I don’t know how history will judge me, but let me say that I’ve put a lot of time and energy into transforming Tatas from a patriarchal company into an institutional one, said Ratan N Tata.
Business transformations have been the order of the day for the past forty years. Since the dawn of Industry 3.0 with the widespread adoption of computers, automation and computer controlled operations, many companies have found the need to transform their culture as the customer becomes more important to the business.
Of course, many “gurus” appeared with many theories about change management, business transformation and the like.
What is Business Excellence?
One of the important movements to modernize businesses and help them deal with increasing complexity has been Business Excellence (BE). The movement originally began in Canada, where the government decided to recognize and encourage excellence in business in the face of increasing competitive conditions.
The Malcolm Baldrige Model for Performance Excellence followed. This model was adopted by industry first in the US and then in all parts of the world through the development of regional and country models.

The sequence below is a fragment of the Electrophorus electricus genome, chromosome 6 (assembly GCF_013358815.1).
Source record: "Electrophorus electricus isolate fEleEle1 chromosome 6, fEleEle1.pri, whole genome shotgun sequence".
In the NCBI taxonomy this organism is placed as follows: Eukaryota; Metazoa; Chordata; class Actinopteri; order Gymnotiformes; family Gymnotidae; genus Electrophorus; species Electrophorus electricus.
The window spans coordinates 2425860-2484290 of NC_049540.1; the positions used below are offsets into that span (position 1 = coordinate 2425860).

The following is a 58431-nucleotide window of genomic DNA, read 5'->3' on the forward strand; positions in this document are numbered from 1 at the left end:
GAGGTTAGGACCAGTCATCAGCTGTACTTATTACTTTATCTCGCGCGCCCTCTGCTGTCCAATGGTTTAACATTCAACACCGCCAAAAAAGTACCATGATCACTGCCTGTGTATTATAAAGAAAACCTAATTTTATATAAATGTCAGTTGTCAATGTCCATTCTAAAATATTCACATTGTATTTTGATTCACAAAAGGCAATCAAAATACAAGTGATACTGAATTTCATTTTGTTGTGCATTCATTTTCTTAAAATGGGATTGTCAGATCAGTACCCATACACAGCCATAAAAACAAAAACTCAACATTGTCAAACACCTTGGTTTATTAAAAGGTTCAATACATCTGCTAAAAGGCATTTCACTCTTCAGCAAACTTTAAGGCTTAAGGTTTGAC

The EFQM is another model. In India we have Rajiv Gandhi’s model, Golden Peacock’s model and the CII-EXIM model which is identical to the EFQM. Interestingly, EXIM Bank was the first bank to sponsor an award for business excellence.
Growth of “Business Excellence”
Over the years, business excellence has grown exponentially, with innovations such as the Balanced Score Cards in 1991 (Kaplan and Norton), the concept of core competencies by CK Prahalad and more recently by Dr. Govindarajan with his “The Three Box Solution”. Another significant development was the work of John Kotter with his eight-step method for managing change.
With all this and more, many Fortune 500 companies have adopted these BE models and reaped tremendous benefits from them.
What is different about these models and what attracts companies to adopt them? And why would Indian banks know and use them to get better returns on their lending?
Modern companies prioritize business processes over silo management. Silos management existed when competition and customer convenience were not essential to sustained profitability and growth. While individual departments exploited their potential, the overall position of the company was often at risk.